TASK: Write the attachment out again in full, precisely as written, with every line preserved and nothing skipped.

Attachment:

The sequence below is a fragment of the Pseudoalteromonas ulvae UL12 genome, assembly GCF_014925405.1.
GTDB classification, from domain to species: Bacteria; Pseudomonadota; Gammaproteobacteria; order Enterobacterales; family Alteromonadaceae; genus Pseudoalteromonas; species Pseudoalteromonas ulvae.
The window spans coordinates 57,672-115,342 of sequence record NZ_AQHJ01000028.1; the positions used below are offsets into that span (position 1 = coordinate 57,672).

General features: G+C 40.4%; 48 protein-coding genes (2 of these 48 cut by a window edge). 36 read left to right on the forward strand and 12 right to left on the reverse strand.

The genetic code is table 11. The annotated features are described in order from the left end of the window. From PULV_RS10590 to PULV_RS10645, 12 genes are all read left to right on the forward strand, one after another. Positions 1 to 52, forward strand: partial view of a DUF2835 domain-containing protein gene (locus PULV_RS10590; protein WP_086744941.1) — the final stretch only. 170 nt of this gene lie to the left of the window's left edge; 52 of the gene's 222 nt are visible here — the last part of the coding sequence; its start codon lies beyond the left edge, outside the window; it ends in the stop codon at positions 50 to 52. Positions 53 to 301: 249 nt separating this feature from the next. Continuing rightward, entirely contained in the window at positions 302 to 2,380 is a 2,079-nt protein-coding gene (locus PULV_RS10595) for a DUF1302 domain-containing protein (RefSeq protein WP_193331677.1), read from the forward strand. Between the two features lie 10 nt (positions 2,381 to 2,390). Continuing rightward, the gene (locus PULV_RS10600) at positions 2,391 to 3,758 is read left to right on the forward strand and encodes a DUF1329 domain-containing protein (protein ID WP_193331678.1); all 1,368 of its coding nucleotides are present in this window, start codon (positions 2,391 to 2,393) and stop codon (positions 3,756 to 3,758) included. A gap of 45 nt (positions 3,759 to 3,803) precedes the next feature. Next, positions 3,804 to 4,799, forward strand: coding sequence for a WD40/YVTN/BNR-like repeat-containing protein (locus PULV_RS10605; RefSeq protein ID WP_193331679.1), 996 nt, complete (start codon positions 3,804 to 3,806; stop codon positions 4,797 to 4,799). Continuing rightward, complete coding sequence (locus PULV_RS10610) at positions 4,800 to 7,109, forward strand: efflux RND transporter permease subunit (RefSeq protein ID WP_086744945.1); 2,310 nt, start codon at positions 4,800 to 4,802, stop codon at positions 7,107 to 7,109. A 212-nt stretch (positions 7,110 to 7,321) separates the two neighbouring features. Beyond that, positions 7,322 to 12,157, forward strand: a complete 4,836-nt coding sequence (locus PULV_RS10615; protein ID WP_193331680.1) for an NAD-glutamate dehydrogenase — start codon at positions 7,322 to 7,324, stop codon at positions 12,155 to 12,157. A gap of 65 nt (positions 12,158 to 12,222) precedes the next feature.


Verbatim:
The sequence below is a fragment of the Pseudoalteromonas ulvae UL12 genome, assembly GCF_014925405.1.
GTDB classification, from domain to species: Bacteria; Pseudomonadota; Gammaproteobacteria; order Enterobacterales; family Alteromonadaceae; genus Pseudoalteromonas; species Pseudoalteromonas ulvae.
The window spans coordinates 57,672-115,342 of sequence record NZ_AQHJ01000028.1; the positions used below are offsets into that span (position 1 = coordinate 57,672).

General features: G+C 40.4%; 48 protein-coding genes (2 of these 48 cut by a window edge). 36 read left to right on the forward strand and 12 right to left on the reverse strand.

The genetic code is table 11. The annotated features are described in order from the left end of the window. From PULV_RS10590 to PULV_RS10645, 12 genes are all read left to right on the forward strand, one after another. Positions 1 to 52, forward strand: partial view of a DUF2835 domain-containing protein gene (locus PULV_RS10590; protein WP_086744941.1) — the final stretch only. 170 nt of this gene lie to the left of the window's left edge; 52 of the gene's 222 nt are visible here — the last part of the coding sequence; its start codon lies beyond the left edge, outside the window; it ends in the stop codon at positions 50 to 52. Positions 53 to 301: 249 nt separating this feature from the next. Continuing rightward, entirely contained in the window at positions 302 to 2,380 is a 2,079-nt protein-coding gene (locus PULV_RS10595) for a DUF1302 domain-containing protein (RefSeq protein WP_193331677.1), read from the forward strand. Between the two features lie 10 nt (positions 2,381 to 2,390). Continuing rightward, the gene (locus PULV_RS10600) at positions 2,391 to 3,758 is read left to right on the forward strand and encodes a DUF1329 domain-containing protein (protein ID WP_193331678.1); all 1,368 of its coding nucleotides are present in this window, start codon (positions 2,391 to 2,393) and stop codon (positions 3,756 to 3,758) included. A gap of 45 nt (positions 3,759 to 3,803) precedes the next feature. Next, positions 3,804 to 4,799, forward strand: coding sequence for a WD40/YVTN/BNR-like repeat-containing protein (locus PULV_RS10605; RefSeq protein ID WP_193331679.1), 996 nt, complete (start codon positions 3,804 to 3,806; stop codon positions 4,797 to 4,799). Continuing rightward, complete coding sequence (locus PULV_RS10610) at positions 4,800 to 7,109, forward strand: efflux RND transporter permease subunit (RefSeq protein ID WP_086744945.1); 2,310 nt, start codon at positions 4,800 to 4,802, stop codon at positions 7,107 to 7,109. A 212-nt stretch (positions 7,110 to 7,321) separates the two neighbouring features. Beyond that, positions 7,322 to 12,157, forward strand: a complete 4,836-nt coding sequence (locus PULV_RS10615; protein ID WP_193331680.1) for an NAD-glutamate dehydrogenase — start codon at positions 7,322 to 7,324, stop codon at positions 12,155 to 12,157. A gap of 65 nt (positions 12,158 to 12,222) precedes the next feature.